Over the last 2 months of robotarm.org’s existence, I have had a lot of conversations with people about building robotic arms and I consistently heard 3 pieces of feedback:
- Robot arm components are too expensive to achieve the $1-2k cost point that we want to achieve.
- The clumsy, industrial programming centric, user interfaces of robot arms prevents me from doing what I want with the arm
- Manipulators are the hardest part of building a robotic system
In order for RobotArm.org to meet it’s vision it needs to focus on these three items over time but since 3 is probably too many to get started with, I would like to see this community focus on the first two before tackling manipulators.
When it comes down cost of robot arm components, there are 3 expensive components (by my count, correct me in the comments if I am wrong) – the power supply, the joint – motor, gears, feedback, bearings (which is multiplied by the number of Degrees of Freedom that the arm has), and finally the control board/motor controller. While the Power Supply is pretty much a commodity, the joints and controller are not and therefore enjoy rich vendor margins. It seems that focusing on those two components as opportunities to reduce cost, will yield the greatest benefits. While the joint is already the area I am personally spending all of my time, the controller board has not had a lot of energy spent on it to date, but I know @tlalexander is looking at it (yay!)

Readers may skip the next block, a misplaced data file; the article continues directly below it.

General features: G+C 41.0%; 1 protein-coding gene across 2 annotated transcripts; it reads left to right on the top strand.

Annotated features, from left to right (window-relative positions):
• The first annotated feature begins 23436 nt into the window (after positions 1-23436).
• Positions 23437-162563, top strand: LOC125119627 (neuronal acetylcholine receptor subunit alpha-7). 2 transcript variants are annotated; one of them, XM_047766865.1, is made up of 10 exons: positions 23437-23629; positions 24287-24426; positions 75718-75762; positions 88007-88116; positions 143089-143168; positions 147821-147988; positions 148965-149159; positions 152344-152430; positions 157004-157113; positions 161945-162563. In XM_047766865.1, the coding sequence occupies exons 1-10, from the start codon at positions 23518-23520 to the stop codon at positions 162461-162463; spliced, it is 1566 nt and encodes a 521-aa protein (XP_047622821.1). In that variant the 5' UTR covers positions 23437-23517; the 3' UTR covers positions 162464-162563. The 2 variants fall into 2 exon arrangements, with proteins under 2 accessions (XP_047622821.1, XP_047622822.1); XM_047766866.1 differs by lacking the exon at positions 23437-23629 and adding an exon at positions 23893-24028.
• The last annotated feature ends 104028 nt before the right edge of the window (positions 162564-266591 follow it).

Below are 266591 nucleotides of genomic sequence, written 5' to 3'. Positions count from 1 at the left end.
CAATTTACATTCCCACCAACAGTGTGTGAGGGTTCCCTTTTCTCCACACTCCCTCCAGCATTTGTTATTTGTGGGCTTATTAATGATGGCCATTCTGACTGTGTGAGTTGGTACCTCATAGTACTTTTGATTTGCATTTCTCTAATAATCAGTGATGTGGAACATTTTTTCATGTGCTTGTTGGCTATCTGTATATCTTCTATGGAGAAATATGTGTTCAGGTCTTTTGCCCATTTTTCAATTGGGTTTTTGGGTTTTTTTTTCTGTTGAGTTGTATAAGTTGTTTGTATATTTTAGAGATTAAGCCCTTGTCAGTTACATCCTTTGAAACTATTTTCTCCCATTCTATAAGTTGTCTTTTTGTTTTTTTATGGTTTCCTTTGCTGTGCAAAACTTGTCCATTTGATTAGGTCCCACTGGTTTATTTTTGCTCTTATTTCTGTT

The second piece is a simpler problem in some ways… Because we are not building a “product” and instead are building tools for engineers, we can skip the interface for industrial engineers and build abstracted interfaces. As can be seen in the scientifically derived pie chart below… we should focus on the green part rather than developers that specialize in robotics.
As robotics meet the mainstream and developers want to take advantage of automation, the status quo of robotic interfaces creates a barrier for developers (it is worth noting that cost is also a barrier) to get started exploring robotics as a solution to problems.
I would love your feedback on these thoughts. Just put them in the comments.